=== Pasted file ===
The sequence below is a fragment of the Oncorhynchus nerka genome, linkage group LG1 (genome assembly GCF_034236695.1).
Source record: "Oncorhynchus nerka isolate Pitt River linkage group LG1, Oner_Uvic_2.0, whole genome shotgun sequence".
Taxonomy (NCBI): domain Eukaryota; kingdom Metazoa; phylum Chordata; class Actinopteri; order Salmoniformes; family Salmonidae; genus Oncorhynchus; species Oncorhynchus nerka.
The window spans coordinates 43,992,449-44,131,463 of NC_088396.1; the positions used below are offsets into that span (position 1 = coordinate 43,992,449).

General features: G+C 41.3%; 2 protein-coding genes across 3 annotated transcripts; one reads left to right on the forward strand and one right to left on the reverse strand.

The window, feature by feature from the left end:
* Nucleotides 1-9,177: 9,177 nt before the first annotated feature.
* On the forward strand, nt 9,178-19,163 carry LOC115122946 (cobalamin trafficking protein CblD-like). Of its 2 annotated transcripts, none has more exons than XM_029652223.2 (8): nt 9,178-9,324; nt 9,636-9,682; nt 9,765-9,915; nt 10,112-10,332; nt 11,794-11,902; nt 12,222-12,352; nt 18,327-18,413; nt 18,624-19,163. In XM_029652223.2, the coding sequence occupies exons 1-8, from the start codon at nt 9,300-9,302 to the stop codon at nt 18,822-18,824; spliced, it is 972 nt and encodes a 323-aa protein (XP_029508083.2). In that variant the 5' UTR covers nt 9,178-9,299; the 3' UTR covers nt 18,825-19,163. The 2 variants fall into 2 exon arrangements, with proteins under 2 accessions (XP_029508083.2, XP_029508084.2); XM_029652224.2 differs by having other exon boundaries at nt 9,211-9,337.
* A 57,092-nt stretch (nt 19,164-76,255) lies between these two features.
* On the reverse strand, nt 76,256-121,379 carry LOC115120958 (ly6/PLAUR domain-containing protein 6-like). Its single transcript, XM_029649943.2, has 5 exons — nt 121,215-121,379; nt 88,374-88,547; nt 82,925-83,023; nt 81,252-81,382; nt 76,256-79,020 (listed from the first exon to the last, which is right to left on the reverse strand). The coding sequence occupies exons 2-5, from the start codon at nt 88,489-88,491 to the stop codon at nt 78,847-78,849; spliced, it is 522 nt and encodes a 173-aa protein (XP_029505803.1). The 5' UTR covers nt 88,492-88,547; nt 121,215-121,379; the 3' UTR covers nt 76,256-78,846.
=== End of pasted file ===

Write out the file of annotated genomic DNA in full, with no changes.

The sequence below is a fragment of the Oncorhynchus nerka genome, linkage group LG1 (genome assembly GCF_034236695.1).
Source record: "Oncorhynchus nerka isolate Pitt River linkage group LG1, Oner_Uvic_2.0, whole genome shotgun sequence".
Taxonomy (NCBI): domain Eukaryota; kingdom Metazoa; phylum Chordata; class Actinopteri; order Salmoniformes; family Salmonidae; genus Oncorhynchus; species Oncorhynchus nerka.
The window spans coordinates 43,992,449-44,131,463 of NC_088396.1; the positions used below are offsets into that span (position 1 = coordinate 43,992,449).

General features: G+C 41.3%; 2 protein-coding genes across 3 annotated transcripts; one reads left to right on the forward strand and one right to left on the reverse strand.

The window, feature by feature from the left end:
* Nucleotides 1-9,177: 9,177 nt before the first annotated feature.
* On the forward strand, nt 9,178-19,163 carry LOC115122946 (cobalamin trafficking protein CblD-like). Of its 2 annotated transcripts, none has more exons than XM_029652223.2 (8): nt 9,178-9,324; nt 9,636-9,682; nt 9,765-9,915; nt 10,112-10,332; nt 11,794-11,902; nt 12,222-12,352; nt 18,327-18,413; nt 18,624-19,163. In XM_029652223.2, the coding sequence occupies exons 1-8, from the start codon at nt 9,300-9,302 to the stop codon at nt 18,822-18,824; spliced, it is 972 nt and encodes a 323-aa protein (XP_029508083.2). In that variant the 5' UTR covers nt 9,178-9,299; the 3' UTR covers nt 18,825-19,163. The 2 variants fall into 2 exon arrangements, with proteins under 2 accessions (XP_029508083.2, XP_029508084.2); XM_029652224.2 differs by having other exon boundaries at nt 9,211-9,337.
* A 57,092-nt stretch (nt 19,164-76,255) lies between these two features.
* On the reverse strand, nt 76,256-121,379 carry LOC115120958 (ly6/PLAUR domain-containing protein 6-like). Its single transcript, XM_029649943.2, has 5 exons — nt 121,215-121,379; nt 88,374-88,547; nt 82,925-83,023; nt 81,252-81,382; nt 76,256-79,020 (listed from the first exon to the last, which is right to left on the reverse strand). The coding sequence occupies exons 2-5, from the start codon at nt 88,489-88,491 to the stop codon at nt 78,847-78,849; spliced, it is 522 nt and encodes a 173-aa protein (XP_029505803.1). The 5' UTR covers nt 88,492-88,547; nt 121,215-121,379; the 3' UTR covers nt 76,256-78,846.